Selling yourself is not selling out

Layfield, a serial entrepreneur, was biking home from work last month when he came up with the idea – why not get investors to buy a stake in himself, rather than in his business?

“It was the day before my 36th birthday, and I was trying to make a list of audacious goals for the year,” recalls Layfield. “It hit me that investors don’t invest in excel spreadsheets and fancy presentations, they invest in people. I wanted to change the game.”

Here are the rules of Layfield’s offer: in exchange for £1m, Layfield will pay investors ten per cent of all of his lifetime earnings – although he does reserve the right to buy investors out at five times their investment, too.

Layfield’s original idea was to find just a handful of investors to raise the cash, but demand has been strong enough for him to open the gates so anyone can apply to be an investor, there is no set amount that investors must pay.

“It’s really turned into a ‘crowdfunding’ experiment, raising cash through a wide range of people,” says Layfield. Additionally, he’s set up some meetings with a few VCs and some high net worth individuals.

His hopes are pinned on his successful track record. “They buy into me, and my innate ability to get things launched and make money.”

Layfield certainly has an appealing background – he became Virgin’s youngest managing director at 29, in charge of Virgin Student, the social network, then set up Never Ever Limited, his umbrella company.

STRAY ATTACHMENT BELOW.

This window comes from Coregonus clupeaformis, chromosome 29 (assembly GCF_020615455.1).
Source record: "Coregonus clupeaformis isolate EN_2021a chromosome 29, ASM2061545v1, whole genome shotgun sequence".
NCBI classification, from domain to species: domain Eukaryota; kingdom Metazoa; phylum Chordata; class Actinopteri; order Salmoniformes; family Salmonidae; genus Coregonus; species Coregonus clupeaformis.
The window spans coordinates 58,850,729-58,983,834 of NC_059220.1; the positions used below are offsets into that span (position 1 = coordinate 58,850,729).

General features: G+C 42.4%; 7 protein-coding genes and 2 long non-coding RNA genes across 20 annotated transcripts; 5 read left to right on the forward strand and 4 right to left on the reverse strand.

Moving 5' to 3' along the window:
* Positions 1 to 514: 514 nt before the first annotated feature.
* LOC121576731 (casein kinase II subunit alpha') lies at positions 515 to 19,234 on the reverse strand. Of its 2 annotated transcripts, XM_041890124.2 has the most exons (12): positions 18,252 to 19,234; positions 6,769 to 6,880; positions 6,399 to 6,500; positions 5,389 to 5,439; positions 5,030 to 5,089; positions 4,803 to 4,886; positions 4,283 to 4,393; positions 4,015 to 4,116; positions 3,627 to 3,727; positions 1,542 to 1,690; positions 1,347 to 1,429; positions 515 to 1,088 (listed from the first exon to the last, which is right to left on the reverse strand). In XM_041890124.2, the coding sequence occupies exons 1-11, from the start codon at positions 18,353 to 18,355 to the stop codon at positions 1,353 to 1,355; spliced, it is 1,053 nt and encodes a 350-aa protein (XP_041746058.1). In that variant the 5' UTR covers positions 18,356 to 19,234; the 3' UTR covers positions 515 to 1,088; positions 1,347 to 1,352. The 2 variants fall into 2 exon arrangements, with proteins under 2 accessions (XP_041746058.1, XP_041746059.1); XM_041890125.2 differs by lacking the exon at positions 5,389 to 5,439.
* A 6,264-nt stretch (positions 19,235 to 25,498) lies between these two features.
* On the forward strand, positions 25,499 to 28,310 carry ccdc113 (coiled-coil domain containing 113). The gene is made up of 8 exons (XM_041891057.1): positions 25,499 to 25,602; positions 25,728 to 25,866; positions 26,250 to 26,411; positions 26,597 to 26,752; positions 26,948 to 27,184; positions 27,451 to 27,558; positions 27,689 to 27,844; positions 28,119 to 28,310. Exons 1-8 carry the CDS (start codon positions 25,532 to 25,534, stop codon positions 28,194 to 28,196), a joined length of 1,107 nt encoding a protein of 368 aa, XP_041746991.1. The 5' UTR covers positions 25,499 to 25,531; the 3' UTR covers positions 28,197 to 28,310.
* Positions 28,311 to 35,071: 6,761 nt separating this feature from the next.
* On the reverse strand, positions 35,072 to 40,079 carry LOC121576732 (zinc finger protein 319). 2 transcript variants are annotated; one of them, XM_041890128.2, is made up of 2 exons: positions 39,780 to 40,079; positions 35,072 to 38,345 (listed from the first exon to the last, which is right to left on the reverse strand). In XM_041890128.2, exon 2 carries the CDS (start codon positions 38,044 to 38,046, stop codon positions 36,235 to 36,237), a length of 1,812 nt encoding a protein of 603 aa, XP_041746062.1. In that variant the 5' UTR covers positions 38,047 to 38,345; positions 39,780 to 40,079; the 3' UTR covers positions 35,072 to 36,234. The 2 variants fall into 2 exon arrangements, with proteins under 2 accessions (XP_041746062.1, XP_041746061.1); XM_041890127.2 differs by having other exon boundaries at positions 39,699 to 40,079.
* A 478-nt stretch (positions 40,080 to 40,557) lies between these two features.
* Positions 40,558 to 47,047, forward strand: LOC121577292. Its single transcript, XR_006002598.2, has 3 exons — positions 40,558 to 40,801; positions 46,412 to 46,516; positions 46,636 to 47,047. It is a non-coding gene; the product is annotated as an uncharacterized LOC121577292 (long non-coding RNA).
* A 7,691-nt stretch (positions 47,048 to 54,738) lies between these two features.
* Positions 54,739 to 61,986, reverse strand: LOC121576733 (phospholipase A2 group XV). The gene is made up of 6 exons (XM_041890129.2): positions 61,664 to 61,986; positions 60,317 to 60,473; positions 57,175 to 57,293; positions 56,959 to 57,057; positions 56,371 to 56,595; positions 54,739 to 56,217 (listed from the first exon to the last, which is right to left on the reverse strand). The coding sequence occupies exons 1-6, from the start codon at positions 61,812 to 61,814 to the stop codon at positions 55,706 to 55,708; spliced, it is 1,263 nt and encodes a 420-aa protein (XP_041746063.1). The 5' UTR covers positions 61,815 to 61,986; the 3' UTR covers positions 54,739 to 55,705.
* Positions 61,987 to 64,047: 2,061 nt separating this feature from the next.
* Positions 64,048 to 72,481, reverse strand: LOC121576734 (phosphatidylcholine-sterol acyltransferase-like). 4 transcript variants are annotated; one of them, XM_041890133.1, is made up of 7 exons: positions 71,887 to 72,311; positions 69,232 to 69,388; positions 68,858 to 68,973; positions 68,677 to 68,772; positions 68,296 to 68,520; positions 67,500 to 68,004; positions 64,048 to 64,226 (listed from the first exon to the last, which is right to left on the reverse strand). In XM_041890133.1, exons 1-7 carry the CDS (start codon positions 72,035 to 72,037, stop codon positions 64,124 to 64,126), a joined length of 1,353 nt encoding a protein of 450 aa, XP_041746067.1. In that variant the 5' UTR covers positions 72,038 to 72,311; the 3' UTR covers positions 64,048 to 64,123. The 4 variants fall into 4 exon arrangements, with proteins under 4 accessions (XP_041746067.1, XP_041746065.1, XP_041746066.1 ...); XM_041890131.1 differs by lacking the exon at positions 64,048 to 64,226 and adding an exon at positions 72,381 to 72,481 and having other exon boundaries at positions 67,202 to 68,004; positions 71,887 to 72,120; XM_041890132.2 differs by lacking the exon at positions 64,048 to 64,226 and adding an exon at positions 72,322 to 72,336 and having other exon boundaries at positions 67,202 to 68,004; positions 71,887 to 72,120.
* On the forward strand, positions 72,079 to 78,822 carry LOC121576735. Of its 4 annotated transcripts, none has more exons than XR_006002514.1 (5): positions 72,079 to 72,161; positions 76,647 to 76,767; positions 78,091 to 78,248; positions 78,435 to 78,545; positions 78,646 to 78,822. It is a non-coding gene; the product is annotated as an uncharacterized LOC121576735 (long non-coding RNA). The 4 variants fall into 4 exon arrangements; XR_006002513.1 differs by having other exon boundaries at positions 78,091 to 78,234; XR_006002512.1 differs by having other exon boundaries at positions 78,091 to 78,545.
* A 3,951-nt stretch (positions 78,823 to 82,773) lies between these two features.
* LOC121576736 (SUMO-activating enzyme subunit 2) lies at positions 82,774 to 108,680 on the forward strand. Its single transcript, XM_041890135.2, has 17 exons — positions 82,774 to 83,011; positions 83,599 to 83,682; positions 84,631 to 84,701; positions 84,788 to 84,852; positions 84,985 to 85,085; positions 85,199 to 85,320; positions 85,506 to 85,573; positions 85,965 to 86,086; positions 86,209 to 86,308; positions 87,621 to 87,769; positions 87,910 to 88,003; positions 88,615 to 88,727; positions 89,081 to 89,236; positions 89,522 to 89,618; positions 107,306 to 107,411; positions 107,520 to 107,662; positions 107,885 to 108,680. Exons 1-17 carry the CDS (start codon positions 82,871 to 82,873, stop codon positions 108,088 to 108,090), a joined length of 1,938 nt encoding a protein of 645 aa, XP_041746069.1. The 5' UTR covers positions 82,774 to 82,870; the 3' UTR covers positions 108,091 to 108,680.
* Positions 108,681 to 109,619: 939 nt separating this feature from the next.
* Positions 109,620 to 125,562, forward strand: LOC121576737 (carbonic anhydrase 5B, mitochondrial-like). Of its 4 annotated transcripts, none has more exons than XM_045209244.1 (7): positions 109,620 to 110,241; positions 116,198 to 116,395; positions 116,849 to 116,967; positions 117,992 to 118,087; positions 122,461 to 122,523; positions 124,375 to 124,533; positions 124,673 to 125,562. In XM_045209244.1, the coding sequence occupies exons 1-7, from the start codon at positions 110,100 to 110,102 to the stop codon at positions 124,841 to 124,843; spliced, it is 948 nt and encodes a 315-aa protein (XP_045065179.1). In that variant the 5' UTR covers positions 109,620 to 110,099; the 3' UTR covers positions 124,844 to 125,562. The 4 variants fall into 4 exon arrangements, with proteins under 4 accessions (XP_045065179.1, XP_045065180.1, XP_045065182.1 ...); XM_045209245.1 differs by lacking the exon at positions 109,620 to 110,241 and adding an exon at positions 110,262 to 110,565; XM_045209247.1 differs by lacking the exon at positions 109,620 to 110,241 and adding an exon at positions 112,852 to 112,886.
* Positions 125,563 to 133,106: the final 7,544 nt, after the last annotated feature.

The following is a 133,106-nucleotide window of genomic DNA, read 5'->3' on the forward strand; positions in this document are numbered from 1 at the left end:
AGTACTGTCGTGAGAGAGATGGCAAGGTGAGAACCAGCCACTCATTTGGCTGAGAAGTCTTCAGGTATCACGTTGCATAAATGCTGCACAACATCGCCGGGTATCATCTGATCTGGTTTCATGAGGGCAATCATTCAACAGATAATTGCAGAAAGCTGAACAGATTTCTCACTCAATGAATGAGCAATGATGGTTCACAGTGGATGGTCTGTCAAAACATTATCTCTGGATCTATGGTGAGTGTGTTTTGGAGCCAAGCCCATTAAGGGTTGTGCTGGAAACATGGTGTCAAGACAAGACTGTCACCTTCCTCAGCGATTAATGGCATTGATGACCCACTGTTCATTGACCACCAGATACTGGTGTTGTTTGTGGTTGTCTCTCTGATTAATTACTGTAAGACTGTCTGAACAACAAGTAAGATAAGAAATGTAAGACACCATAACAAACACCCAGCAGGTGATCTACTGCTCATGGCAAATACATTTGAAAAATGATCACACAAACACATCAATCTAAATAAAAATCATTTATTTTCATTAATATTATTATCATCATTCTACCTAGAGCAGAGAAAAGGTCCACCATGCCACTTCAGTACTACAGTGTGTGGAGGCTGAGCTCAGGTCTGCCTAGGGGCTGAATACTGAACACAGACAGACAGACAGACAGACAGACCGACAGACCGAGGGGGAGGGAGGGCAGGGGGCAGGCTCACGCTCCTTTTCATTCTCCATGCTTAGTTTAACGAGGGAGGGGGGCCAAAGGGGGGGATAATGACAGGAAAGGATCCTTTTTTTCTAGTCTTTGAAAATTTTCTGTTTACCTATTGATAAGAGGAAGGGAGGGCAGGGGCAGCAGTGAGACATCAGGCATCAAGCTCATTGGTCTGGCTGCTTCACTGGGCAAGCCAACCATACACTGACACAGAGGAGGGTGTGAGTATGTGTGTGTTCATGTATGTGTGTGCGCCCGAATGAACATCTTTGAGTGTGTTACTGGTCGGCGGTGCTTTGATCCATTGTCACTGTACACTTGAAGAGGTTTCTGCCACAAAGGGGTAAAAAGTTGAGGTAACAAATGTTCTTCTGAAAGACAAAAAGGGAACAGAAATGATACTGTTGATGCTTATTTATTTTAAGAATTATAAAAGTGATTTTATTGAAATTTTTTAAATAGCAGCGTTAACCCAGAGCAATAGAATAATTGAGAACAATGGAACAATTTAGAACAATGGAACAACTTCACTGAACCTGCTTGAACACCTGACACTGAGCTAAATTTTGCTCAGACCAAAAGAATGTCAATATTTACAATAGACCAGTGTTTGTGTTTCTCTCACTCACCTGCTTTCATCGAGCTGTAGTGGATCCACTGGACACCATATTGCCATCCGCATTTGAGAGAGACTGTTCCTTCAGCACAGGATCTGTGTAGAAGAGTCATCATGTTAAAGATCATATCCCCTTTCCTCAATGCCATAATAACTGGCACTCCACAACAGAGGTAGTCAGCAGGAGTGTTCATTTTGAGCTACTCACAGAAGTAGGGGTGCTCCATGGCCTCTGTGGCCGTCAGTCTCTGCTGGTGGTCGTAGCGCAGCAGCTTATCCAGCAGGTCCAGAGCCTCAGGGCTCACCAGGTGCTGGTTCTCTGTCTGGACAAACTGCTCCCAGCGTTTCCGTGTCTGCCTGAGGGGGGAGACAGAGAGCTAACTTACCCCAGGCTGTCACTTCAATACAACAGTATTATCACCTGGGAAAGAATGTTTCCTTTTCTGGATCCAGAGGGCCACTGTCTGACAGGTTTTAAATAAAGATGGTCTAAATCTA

After buying Virgin Student from Branson – which he rebranded as The Lounge Group – Layfield set up a successful luxury airport lounge business, opening a lounge in JFK Airport, in New York, which he sold in 2008.

His latest venture, Grand Central – an entrepreneurial members club in Golden Square, off Regent Street in London – is set to open before the summer.

We were curious about what he intends use the investment for, but unfortunately he couldn’t disclose much yet.

“I’ve already got several projects lined up – a dotcom business and maybe even a TV show where we find and help entrepreneurs. It’s a sort of reverse Dragons’ Den, where we encourage and celebrate those who do well.”

Real Business, who had breakfast with Layfield this morning, has no doubt that he’ll easily reach the £1m investment target. Indeed, after only two weeks, he has already raised over £250,000 and demand is strong.

We like Layfield’s ideas – maybe we should also count our pennies to see how much of him we can buy?

Related articles:Capital raising 2.0Jos White, Notion Capital: "We’re the entrepreneurs backing entrepreneurs"

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